• Non-sampling errors are inaccuracies that occur because of imperfections in reporting by respondents and interviewers, and errors made in coding and processing data. These inaccuracies may occur in any enumeration, whether it be a full count or a sample. Every effort is made to reduce the non-sampling error to a minimum by careful design of questionnaires, intensive training and supervision of interviewers and effective processing procedures.


SEASONAL FACTORS

11 The estimates are based on information collected in the survey month and, due to seasonal factors, may not be representative of other months of the year.



CLASSIFICATIONS USED

12 Country of birth data are classified according to the Standard Australian Classification of Countries (SACC), 1998 (cat. no. 1269.0).


13 Occupation data are classified according to the ASCO - Australian Standard Classification of Occupations, Second Edition, 1997 (cat. no. 1220.0.30.001).


14 Industry data are classified according to the Australian and New Zealand Standard Industrial Classification (ANZSIC), 1993 (cat. no. 1292.0.15.001).


15 Educational attainment data are classified according to Australian Standard Classification of Education (ASCED) (cat. no. 1272.0).



COMPARABILITY OF TIME SERIES

16 Revisions are made to population benchmarks for the LFS after each five-yearly Census of Population and Housing. The last such revision was made in February 2004 to take account of the results of the 2001 Census of Population and Housing. Estimates from supplementary surveys conducted from and including February 2004 are therefore based on the revised population benchmarks.


17 The scope of the Labour Mobility survey was expanded in February 2006 to include all people aged 15 years and over. This change has resulted in an extra 73,300 people coming within the scope of this survey. The survey was also redesigned and data items and populations that referred to locality, which were included in the February 2004 and previous surveys, are not presented in this publication as the information was not collected in the February 2006 survey.


18 Only changes in employer/business are included in Table 1, as this is the only type of job change which is common to February 2006 and previous surveys, because in Labour Mobility surveys prior to 2006 changes in locality in the last 12 months were also included as a job change. As a result of the changes made to the 2006 Labour Mobility survey, users need to exercise care when comparing the estimates in this publication with previous releases.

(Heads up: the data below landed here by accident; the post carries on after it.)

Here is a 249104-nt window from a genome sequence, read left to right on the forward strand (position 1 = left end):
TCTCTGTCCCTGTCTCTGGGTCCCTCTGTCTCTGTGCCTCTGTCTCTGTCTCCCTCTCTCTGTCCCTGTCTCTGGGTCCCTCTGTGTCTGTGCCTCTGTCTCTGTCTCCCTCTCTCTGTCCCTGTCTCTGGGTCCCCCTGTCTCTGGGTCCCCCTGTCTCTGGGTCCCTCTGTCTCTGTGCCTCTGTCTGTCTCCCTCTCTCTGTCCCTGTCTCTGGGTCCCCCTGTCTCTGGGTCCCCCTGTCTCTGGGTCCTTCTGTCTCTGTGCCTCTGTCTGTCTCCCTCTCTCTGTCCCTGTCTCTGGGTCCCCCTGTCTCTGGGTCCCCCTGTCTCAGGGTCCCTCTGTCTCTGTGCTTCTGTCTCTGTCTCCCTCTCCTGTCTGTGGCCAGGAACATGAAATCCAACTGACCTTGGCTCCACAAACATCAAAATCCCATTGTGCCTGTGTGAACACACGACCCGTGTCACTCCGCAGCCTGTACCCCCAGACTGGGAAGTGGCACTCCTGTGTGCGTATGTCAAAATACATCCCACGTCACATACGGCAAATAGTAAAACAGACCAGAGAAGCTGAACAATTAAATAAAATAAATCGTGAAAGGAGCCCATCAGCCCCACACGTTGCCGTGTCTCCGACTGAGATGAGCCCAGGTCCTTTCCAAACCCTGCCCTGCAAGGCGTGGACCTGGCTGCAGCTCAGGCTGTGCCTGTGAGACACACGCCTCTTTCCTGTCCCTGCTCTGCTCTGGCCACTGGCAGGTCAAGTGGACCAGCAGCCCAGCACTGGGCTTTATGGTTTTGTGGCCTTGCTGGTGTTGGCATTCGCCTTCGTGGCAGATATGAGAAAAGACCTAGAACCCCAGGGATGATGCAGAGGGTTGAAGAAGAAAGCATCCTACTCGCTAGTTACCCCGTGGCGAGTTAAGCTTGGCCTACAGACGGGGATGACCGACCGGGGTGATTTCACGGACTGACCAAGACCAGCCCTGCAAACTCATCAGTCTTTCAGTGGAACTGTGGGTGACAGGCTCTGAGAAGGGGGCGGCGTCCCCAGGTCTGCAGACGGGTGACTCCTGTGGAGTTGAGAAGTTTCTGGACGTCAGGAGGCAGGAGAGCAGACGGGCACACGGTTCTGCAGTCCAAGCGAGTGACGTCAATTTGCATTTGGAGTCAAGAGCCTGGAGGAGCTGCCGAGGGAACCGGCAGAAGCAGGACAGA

COMPARABILITY WITH MONTHLY LFS STATISTICS

19 Due to differences in the scope and sample size of this supplementary survey and that of the monthly LFS, the estimation procedure may lead to some small variations between labour force estimates from this survey and those from the LFS.



PREVIOUS SURVEYS

20 Results of similar surveys, conducted in November 1972, February 1975 and February 1976, annually from February 1979 to February 1992, then biennially from February 1994 to February 2004, were published in Labour Mobility, Australia (cat. no. 6209.0).



PREVIOUS REVISIONS TO HISTORICAL DATA

21 Historical estimates of the number and proportion of people who were job mobile for the periods 1990 to 1996 were revised in the 1998 publication. Previously published estimates for reference periods from 1990 to 1996 will still contain incorrectly derived data. If you require further information about these revisions, please contact the area listed on the front cover of this release.



NEXT SURVEY

22 The ABS plans to conduct this survey again in February 2008.



ACKNOWLEDGEMENT

23 ABS publications draw extensively on information provided freely by individuals, businesses, governments and other organisations. Their continued cooperation is very much appreciated: without it, the wide range of statistics published by the ABS would not be available. Information received by the ABS is treated in strict confidence as required by the Census and Statistics Act 1905.



RELATED PUBLICATIONS

24 Other ABS publications which may be of interest include:


25 Current publications and other products released by the ABS are listed in the Catalogue of Publications and Products (cat. no. 1101.0). The Catalogue is available from the ABS web site <http://www.abs.gov.au>. The ABS also issues a daily Release Advice on the web site which details products to be released in the week ahead.